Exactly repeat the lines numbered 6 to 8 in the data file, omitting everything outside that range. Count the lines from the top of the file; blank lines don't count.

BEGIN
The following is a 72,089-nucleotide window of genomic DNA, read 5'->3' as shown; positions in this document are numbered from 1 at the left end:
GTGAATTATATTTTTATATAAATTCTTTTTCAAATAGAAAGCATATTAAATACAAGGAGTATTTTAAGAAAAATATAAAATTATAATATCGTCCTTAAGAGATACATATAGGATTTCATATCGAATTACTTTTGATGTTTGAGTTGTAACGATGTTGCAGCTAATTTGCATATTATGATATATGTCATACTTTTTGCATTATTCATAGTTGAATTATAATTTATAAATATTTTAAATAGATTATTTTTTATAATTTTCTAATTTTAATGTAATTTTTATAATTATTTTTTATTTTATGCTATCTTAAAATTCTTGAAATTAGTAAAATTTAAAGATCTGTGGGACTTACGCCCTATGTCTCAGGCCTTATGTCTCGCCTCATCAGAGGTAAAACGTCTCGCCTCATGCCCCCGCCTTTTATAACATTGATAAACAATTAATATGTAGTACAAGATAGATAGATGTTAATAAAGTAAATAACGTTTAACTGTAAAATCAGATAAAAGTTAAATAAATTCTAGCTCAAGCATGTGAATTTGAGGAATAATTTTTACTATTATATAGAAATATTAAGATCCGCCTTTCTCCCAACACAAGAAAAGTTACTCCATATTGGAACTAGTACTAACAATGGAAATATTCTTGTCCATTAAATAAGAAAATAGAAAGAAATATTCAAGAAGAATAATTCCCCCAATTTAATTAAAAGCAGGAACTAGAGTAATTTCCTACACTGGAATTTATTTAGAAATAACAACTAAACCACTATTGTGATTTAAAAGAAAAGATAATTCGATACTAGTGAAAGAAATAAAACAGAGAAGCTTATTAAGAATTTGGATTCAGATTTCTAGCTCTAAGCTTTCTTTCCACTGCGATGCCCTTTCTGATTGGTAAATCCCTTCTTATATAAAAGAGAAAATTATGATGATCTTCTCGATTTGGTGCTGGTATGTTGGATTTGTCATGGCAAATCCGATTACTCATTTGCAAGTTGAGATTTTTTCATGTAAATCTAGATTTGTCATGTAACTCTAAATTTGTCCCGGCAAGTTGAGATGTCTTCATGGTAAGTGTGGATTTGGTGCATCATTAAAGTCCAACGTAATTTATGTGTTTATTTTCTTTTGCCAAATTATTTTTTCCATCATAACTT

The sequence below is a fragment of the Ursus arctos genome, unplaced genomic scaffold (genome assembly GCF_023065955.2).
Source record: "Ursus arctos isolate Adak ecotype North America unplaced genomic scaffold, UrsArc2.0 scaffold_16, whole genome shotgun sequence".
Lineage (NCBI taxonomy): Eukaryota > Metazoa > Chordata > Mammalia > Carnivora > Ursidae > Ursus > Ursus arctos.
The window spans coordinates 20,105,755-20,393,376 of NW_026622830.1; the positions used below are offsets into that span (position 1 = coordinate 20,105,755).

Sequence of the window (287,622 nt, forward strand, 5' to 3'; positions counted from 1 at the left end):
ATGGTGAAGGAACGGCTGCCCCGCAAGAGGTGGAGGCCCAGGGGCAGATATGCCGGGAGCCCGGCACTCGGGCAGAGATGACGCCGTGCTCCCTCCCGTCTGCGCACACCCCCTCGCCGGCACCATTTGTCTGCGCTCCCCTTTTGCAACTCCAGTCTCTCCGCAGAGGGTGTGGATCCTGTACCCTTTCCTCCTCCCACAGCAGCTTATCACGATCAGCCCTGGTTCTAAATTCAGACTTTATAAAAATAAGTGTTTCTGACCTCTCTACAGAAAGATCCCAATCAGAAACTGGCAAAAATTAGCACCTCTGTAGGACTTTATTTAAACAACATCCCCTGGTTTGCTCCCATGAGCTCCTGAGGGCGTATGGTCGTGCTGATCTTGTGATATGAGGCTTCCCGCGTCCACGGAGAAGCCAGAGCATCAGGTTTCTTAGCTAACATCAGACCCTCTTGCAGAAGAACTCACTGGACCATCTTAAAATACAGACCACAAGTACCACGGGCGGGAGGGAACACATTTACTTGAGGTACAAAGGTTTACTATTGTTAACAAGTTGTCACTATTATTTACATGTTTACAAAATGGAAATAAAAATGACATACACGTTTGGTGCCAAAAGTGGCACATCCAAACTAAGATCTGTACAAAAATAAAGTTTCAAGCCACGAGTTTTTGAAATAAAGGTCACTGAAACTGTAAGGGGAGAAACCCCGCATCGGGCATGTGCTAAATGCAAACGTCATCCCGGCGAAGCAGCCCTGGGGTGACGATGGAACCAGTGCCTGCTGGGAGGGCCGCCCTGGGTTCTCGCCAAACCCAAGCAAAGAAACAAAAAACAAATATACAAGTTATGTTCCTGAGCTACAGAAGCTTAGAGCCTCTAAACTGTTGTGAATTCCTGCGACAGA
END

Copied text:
The window spans coordinates 20,105,755-20,393,376 of NW_026622830.1; the positions used below are offsets into that span (position 1 = coordinate 20,105,755).

Sequence of the window (287,622 nt, forward strand, 5' to 3'; positions counted from 1 at the left end):
ATGGTGAAGGAACGGCTGCCCCGCAAGAGGTGGAGGCCCAGGGGCAGATATGCCGGGAGCCCGGCACTCGGGCAGAGATGACGCCGTGCTCCCTCCCGTCTGCGCACACCCCCTCGCCGGCACCATTTGTCTGCGCTCCCCTTTTGCAACTCCAGTCTCTCCGCAGAGGGTGTGGATCCTGTACCCTTTCCTCCTCCCACAGCAGCTTATCACGATCAGCCCTGGTTCTAAATTCAGACTTTATAAAAATAAGTGTTTCTGACCTCTCTACAGAAAGATCCCAATCAGAAACTGGCAAAAATTAGCACCTCTGTAGGACTTTATTTAAACAACATCCCCTGGTTTGCTCCCATGAGCTCCTGAGGGCGTATGGTCGTGCTGATCTTGTGATATGAGGCTTCCCGCGTCCACGGAGAAGCCAGAGCATCAGGTTTCTTAGCTAACATCAGACCCTCTTGCAGAAGAACTCACTGGACCATCTTAAAATACAGACCACAAGTACCACGGGCGGGAGGGAACACATTTACTTGAGGTACAAAGGTTTACTATTGTTAACAAGTTGTCACTATTATTTACATGTTTACAAAATGGAAATAAAAATGACATACACGTTTGGTGCCAAAAGTGGCACATCCAAACTAAGATCTGTACAAAAATAAAGTTTCAAGCCACGAGTTTTTGAAATAAAGGTCACTGAAACTGTAAGGGGAGAAACCCCGCATCGGGCATGTGCTAAATGCAAACGTCATCCCGGCGAAGCAGCCCTGGGGTGACGATGGAACCAGTGCCTGCTGGGAGGGCCGCCCTGGGTTCTCGCCAAACCCAAGCAAAGAAACAAAAAACAAATATACAAGTTATGTTCCTGAGCTACAGAAGCTTAGAGCCTCTAAACTGTTGTGAATTCCTGCGACAGA